Crisis water management and ibis breeding at Narran Lakes in arid Australia

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Journal Article
Environmental Management, 2011, 48 (3), pp. 489 - 498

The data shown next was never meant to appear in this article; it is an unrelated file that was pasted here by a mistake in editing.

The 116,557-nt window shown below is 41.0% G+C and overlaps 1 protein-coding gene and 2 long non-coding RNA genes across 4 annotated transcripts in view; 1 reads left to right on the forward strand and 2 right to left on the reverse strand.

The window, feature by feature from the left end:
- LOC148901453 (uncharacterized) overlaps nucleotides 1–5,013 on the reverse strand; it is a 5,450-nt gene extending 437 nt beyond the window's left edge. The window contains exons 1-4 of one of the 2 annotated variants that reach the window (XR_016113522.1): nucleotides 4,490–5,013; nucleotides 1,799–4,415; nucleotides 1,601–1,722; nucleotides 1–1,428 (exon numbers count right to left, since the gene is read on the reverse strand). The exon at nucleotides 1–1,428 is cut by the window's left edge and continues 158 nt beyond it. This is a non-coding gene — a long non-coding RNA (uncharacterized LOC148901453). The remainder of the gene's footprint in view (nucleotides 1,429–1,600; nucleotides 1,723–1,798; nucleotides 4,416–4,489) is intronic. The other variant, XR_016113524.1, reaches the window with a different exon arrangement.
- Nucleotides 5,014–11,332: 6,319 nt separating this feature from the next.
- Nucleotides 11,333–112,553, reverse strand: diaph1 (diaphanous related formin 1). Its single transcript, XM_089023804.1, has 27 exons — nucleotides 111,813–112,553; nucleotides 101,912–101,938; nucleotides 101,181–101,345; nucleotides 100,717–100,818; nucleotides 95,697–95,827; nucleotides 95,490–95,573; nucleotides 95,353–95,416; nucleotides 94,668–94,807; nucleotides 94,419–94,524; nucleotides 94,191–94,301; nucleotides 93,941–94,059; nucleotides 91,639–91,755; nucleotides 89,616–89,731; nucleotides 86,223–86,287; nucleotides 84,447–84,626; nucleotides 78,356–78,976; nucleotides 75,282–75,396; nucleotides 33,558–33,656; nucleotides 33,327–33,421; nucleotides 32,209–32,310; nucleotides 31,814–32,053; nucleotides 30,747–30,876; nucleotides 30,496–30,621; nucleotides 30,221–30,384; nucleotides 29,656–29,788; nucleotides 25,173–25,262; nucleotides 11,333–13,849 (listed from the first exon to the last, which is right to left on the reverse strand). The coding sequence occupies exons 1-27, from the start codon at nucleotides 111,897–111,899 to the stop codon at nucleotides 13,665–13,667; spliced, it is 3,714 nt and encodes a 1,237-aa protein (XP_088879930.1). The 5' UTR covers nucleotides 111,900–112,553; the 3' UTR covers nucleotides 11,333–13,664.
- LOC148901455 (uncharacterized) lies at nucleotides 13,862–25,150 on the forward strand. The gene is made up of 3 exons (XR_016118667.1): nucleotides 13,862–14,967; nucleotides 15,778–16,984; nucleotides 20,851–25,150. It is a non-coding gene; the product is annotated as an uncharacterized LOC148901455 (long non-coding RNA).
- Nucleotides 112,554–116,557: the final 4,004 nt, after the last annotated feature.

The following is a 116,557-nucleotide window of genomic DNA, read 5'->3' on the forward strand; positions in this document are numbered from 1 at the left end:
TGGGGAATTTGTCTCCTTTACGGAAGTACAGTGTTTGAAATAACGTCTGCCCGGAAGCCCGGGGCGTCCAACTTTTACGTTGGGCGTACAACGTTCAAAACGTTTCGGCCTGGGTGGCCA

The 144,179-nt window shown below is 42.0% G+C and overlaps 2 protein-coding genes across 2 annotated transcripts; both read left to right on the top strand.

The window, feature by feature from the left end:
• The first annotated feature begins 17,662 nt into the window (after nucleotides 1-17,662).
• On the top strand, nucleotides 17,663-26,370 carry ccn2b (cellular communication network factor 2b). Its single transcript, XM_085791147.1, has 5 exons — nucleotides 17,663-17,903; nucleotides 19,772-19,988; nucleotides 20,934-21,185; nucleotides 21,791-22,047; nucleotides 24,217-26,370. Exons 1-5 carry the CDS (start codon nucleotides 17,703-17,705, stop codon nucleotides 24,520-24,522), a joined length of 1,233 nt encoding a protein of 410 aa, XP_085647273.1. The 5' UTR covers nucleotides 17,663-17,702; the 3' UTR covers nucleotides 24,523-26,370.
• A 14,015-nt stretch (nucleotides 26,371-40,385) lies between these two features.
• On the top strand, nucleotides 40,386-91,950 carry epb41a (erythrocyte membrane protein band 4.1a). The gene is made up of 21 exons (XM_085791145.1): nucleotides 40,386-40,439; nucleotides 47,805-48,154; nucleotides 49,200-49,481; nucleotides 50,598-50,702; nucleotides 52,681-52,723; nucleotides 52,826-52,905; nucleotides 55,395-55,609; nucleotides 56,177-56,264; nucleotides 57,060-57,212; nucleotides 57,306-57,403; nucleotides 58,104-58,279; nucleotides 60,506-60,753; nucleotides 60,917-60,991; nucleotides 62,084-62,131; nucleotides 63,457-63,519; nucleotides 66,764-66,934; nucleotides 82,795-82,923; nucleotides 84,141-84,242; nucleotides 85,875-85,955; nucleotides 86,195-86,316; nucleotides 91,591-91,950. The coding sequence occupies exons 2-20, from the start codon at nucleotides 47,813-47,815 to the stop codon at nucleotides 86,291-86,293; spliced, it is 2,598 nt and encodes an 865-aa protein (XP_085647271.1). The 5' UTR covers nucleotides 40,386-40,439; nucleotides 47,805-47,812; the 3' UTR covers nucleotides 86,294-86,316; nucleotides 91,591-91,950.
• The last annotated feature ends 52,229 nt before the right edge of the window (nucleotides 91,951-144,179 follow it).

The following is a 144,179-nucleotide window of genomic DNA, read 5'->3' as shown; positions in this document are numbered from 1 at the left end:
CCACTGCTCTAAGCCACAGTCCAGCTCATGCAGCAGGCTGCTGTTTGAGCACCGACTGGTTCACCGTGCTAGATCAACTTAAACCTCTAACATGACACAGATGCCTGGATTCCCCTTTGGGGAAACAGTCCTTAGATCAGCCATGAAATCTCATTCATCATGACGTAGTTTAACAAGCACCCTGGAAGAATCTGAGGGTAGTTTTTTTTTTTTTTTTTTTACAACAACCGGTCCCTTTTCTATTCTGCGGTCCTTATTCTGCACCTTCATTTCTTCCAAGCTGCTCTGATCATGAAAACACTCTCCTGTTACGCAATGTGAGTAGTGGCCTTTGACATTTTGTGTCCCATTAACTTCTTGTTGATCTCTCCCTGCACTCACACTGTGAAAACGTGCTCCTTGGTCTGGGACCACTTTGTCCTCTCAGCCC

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Narran Lakes is a Ramsar site recognised for its importance for colonial waterbird breeding, which only occurs after large highly variable flooding events. In 2008, 74,095 pairs of ibis bred for the first time in seven years, establishing two contiguous colonies, a month apart. Most (97%) of the colony consisted of the straw-necked ibis (Threskiornis spinicollis) with the remainder consisting of glossy ibis (2%, Plegadis falcinellus) and Australian white ibis (1%, T. molucca). Following cessation of river flows, water levels fell rapidly in the colony site, resulting in a crisis management decision by governments to purchase and deliver water (10,423 Ml) to avert mass desertion of the colonies. There were significant differences in the reproductive success of each colony. In colony 1 60% of eggs hatched and 94% of chicks fledged, while in colony 2 40% of eggs hatched with only 17% of chicks fledging. Statistical analyses found that water depth was a significant variable in determining reproductive success. Rapid falls in water level during the chick stage in colony 2 resulted in decreased chick and overall offspring success. The results of this study identify the impact of upstream water resource development on colonial waterbird breeding and have implications for water management policies.
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